(Alenquer 1502-1574 Alenquer)
Portuguese humanist philosopher
Born in 1502, into an aristocratic family, Damião de Góis was the son of Rui Dias and fourth wife, Isabel Gomes de Limi. As a child, Damião de Góis served as a page under King Manuel I of Portugal, where the young boy became acquainted with several court officials, including that of the royal envoy to Ethiopia. Under Manuel I’s successor, King John III of Portugal, de Góis was sent to Antwerp in 1523 as secretary and treasurer of the Portuguese commercial office of the Portuguese Indies, entrusted with some diplomatic responsibilities by the age of 21.
In 1531, de Góis enrolled in the University of Leuven and 1532 he published his first printed work, an appendix in regards to the treatment of Laplanders (indigenous nomadic Scandinavians) and the oppression they experienced by their lords. In 1533, he visited Desiderius Erasmus in Freiburg. The two met up the following year where Erasmus invited de Góis to be a guest in his home. In 1534, after his stay with Erasmus, de Góis arrived in Padua. Thanks to the friendship of Erasmus, de Góis was given a formal introduction to Pietro Bembo.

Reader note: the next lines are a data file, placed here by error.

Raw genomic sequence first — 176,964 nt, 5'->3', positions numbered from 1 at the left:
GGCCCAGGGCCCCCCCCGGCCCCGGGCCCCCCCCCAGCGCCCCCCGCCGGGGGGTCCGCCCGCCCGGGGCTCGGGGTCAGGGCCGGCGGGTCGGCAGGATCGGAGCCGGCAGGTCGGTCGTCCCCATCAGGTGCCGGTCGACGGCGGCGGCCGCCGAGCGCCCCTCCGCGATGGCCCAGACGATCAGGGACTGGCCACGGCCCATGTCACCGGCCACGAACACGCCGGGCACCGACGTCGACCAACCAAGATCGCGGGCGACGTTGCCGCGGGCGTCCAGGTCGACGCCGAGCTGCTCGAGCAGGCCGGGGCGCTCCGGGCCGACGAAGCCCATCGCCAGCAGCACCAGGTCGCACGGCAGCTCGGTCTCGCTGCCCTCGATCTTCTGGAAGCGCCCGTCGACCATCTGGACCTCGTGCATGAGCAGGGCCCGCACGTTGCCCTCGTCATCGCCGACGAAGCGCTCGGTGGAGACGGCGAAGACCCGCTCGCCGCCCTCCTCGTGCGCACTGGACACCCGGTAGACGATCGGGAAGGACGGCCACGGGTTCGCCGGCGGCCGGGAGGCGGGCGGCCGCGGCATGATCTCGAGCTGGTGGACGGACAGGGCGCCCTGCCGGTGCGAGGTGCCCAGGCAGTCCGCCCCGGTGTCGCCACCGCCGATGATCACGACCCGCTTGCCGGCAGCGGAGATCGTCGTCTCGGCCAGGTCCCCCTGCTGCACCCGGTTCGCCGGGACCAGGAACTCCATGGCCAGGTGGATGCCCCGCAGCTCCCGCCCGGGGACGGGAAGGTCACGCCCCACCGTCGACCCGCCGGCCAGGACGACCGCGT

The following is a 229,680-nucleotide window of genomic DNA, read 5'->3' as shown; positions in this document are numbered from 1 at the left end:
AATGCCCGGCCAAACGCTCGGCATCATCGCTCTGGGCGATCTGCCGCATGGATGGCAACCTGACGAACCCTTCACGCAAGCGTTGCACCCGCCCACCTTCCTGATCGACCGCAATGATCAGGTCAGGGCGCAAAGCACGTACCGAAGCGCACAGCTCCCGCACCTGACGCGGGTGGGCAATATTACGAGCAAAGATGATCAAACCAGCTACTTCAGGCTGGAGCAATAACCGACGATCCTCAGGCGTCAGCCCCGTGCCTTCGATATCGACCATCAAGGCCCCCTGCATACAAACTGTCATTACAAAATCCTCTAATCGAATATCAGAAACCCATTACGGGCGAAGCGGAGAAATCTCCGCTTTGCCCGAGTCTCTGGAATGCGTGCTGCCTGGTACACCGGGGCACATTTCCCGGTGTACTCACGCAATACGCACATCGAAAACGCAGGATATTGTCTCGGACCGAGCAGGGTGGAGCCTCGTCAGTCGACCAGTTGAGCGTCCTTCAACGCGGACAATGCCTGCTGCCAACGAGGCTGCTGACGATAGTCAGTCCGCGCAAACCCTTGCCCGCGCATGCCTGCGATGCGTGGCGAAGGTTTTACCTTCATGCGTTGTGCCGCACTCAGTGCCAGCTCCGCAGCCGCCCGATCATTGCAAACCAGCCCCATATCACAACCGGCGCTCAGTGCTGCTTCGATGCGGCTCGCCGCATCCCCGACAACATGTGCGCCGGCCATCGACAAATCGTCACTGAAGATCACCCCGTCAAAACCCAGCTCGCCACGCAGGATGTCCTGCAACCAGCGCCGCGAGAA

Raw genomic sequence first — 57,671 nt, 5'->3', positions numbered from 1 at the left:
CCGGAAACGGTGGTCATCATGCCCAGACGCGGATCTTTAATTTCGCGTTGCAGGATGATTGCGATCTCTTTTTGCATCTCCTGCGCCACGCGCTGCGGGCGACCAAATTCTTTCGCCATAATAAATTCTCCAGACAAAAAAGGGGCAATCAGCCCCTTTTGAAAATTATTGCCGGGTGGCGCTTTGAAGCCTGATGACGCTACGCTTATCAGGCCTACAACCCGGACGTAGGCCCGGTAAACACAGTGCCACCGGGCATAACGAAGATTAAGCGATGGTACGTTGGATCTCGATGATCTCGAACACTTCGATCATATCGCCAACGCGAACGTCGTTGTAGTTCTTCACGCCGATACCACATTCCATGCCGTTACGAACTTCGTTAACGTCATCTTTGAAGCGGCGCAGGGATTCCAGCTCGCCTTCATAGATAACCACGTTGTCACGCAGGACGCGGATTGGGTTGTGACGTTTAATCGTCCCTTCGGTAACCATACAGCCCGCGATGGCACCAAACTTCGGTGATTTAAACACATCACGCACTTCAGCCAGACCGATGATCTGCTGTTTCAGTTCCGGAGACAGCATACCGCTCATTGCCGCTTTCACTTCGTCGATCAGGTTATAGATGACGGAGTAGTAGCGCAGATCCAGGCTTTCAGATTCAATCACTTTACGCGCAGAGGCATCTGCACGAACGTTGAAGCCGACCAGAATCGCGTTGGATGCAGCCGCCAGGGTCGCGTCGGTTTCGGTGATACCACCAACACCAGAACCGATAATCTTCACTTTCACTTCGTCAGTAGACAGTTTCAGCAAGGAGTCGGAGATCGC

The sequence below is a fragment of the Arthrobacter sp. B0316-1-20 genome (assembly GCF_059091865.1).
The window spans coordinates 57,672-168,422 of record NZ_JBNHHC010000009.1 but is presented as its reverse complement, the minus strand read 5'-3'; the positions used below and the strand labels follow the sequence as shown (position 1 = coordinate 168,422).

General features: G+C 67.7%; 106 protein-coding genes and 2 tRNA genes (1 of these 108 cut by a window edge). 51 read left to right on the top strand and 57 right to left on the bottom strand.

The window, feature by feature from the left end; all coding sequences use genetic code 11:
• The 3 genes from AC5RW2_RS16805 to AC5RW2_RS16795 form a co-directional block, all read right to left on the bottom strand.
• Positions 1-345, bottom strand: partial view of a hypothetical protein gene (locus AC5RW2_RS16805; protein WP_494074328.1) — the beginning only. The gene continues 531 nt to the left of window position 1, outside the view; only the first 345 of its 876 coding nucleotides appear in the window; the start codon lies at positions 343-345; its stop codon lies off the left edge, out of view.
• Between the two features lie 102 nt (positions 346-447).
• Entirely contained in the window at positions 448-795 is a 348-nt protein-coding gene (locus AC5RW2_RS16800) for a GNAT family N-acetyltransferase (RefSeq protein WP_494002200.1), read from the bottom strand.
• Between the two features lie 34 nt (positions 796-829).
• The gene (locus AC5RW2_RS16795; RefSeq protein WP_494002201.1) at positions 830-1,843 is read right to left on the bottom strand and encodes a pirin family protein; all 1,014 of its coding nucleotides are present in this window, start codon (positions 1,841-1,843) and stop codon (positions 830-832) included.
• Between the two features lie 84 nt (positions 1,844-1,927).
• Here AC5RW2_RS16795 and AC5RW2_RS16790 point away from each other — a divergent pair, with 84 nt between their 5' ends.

In 1545, he returned to Lisbon where he would later be appointed as Guarda Mor (Higher Guardian) of the Torre do Tombo(Royal Archives).
In 1540, he published the famous Fides, religio, moresque Aethiopum (“Ethiopian faith, religion, and mores”) which received a widespread diffusion in Europe. The book enjoyed a succession of edition and the curious eye of the Grand Inquisitor. Damião de Góis would soon become a suspect in the Inquisition. The Provincial Superior, Simão Rodrigues, accused him of Lutheranism, stating his devotee to Erasmus and added friendship of Philipp Melanchthon.
Between 1571 and 1572, de Góis was tried and convicted of heresy and would die two years later under mysterious circumstances.
The restoration of the Damiano De Goes canvas has been supported by Ordine dei Dottori Commercialisti e degli Esperti Contabili di Padova